Dr. Charles G. Drake is the Director of Genitourinary Oncology, Co-Director of the Cancer Immunotherapy Program, and Associate Director for Clinical Research at the Herbert Irving Comprehensive Cancer Center, New York-Presbyterian/Columbia University Medical Center He frames this month’s Prostatepedia conversations on immunotherapy.
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This is a fascinating time for immunotherapy in prostate cancer.
For the first time, we have a randomized, Phase 3, 800-person trial combining immunotherapy with hormonal therapy. This trial looks at Tecentriq (atezolizumab), a Genentech agent. Patients with metastatic castrate-resistant disease who have progressed on Zytiga (abiraterone) are randomized to Xtandi (enzalutamide) alone versus Xtandi (enzalutamide) plus Tecentriq (atezolizumab). Although there are not a lot of Phase II data supporting this regimen, this is a bold trial concept that could lead to immune checkpoint blockade being FDA-approved for some patients with metastatic castrate-resistant prostate cancer (mCRPC).
On the other hand, in some quarters there is still a lack of enthusiasm for PD-1/PD-L1 blockade in prostate cancer. This lack of enthusiasm is based on older data from the original Opdivo (nivolumab) Phase 1b trial, which included 17 patients with mCRPC. We also didn’t see many objective responses in the anti-CTLA-4 (ipilimumab) Phase 3 trials. This lack of response led to the idea that combination therapies will be needed to go forward. This is not unique to prostate cancer.
Combinations range from immunotherapy-immunotherapy combinations, which are mostly in Phase 1 and 2 trials, to immunotherapy-hormonal therapy combinations, one of which is in Phase 3. In addition, Dr. Doug McNeill has done some nice work combining anti-PD-1 with DNA vaccines. Dr. James Gulley and his colleagues at the National Institute of Health tested similar combinations using anti-CTLA-4 plus ProstVac VF. Other combinations include combined immune checkpoint blockade. Dr. Emmanuel Antonarkis at Johns Hopkins University is leading a trial combining CTLA-4 plus an anti-PD-1 in high-risk (ARV7 splice variant) patients. A second, larger trial of that same combination is being conducted at MD Anderson Cancer Center.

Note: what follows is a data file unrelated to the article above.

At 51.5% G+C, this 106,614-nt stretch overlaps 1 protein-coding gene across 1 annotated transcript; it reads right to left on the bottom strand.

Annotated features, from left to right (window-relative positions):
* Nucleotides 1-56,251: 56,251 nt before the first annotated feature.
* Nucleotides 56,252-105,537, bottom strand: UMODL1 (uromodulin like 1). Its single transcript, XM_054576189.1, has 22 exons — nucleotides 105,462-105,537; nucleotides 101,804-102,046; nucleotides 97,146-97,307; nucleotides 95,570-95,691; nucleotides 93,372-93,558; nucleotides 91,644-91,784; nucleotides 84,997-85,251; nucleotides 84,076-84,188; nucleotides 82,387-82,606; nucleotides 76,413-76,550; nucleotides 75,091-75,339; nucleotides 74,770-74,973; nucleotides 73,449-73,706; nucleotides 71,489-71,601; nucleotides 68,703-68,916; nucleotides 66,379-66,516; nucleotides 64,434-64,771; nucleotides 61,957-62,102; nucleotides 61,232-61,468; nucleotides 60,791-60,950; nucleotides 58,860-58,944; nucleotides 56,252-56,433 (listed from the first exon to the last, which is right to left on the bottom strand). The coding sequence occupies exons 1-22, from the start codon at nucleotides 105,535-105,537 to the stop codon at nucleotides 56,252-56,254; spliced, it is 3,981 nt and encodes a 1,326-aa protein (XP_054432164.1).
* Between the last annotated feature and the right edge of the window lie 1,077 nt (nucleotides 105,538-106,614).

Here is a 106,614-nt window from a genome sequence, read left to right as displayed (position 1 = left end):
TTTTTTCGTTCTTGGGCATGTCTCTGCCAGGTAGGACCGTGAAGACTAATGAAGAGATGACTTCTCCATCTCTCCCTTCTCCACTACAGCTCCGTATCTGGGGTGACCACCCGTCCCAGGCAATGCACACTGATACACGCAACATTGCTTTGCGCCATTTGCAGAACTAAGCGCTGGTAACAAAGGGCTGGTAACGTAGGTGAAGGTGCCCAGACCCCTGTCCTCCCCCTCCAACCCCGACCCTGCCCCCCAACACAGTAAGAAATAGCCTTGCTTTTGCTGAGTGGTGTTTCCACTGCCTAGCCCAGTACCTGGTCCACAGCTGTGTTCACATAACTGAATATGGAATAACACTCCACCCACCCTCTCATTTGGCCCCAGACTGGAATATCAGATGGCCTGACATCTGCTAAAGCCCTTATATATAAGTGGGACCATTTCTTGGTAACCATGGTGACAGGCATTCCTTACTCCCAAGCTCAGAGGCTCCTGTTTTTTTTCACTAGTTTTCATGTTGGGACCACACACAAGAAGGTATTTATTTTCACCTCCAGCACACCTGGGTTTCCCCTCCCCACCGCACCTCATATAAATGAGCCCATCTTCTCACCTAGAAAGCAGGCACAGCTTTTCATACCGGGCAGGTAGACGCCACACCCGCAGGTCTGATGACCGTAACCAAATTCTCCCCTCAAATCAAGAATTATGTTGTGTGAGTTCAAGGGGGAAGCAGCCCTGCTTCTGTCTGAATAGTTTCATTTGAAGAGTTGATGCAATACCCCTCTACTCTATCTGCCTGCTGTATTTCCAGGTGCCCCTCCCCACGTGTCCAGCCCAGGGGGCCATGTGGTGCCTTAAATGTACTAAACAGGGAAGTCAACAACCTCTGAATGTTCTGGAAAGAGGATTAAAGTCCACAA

In her conversation, Dr. Naomi Haas talks about the idea of using adoptive T cell therapy, either in the form of chimeric antigen receptor T cells (CAR T-cells) or in the form of adoptive T cell therapy. I think that is a fascinating therapy that hasn’t been brought forward in force in prostate cancer. Dr. Haas and her group launched a trial of PSMAtargeted CAR T-cell. There is a lot of enthusiasm in the field about that trial. It’s worth noting that Dr. Susan Slovin at Memorial Sloan Kettering Cancer Center has also been doing groundbreaking work in adoptive T cell therapy. I think it’s an exciting time for those therapies.
The success of drugs focused on patients with DNA mismatch repair mutations—PARP inhibitors— has led to the idea of combining immunotherapy agents with them. The folks at National Cancer Institute (NCI), particularly Dr. Ravi Madan, have generated fascinating data on those combinations. This work is moving forward at the NCI and in larger trials combining PD-1 blocking drugs with agents like Lynparza (olaparib) and Zejula (niraparib). The early data generated by the NCI group are quite exciting. We’ll see how this shakes out either with other agents or in larger datasets. Overall, it is very interesting.
I’ve been working on immunotherapy for prostate cancer since 2000. We went from irrational optimism about vaccines alone to a bit of depression when some of the large vaccine trials weren’t particularly successful, and as they continue to be unsuccessful as monotherapies. Also, Dr. Tomasz Beer, Susan Slovin, and myself all had cautious optimism about CTLA-4, which very nearly achieved its primary endpoint in a randomized Phase 3 registration trial. That has given way to guarded optimism that we’ll eventually figure this out.
Finally, I’ll add that there are plenty of clinical trial opportunities for prostate cancer patients. But many times, patients jump into the next therapy after one therapy fails, and they do not take some time to carefully consider their clinical trial options. In my experience, prostate cancer patients sometimes seem a bit stunned when they learn that they’re progressing. This is totally understandable. But for many patients, a very reasonable option is to think carefully about which trials might be available to them. One information source is http://www.clinicaltrials.gov, but simply bringing up clinical trials with their treating oncologist is a great first step.
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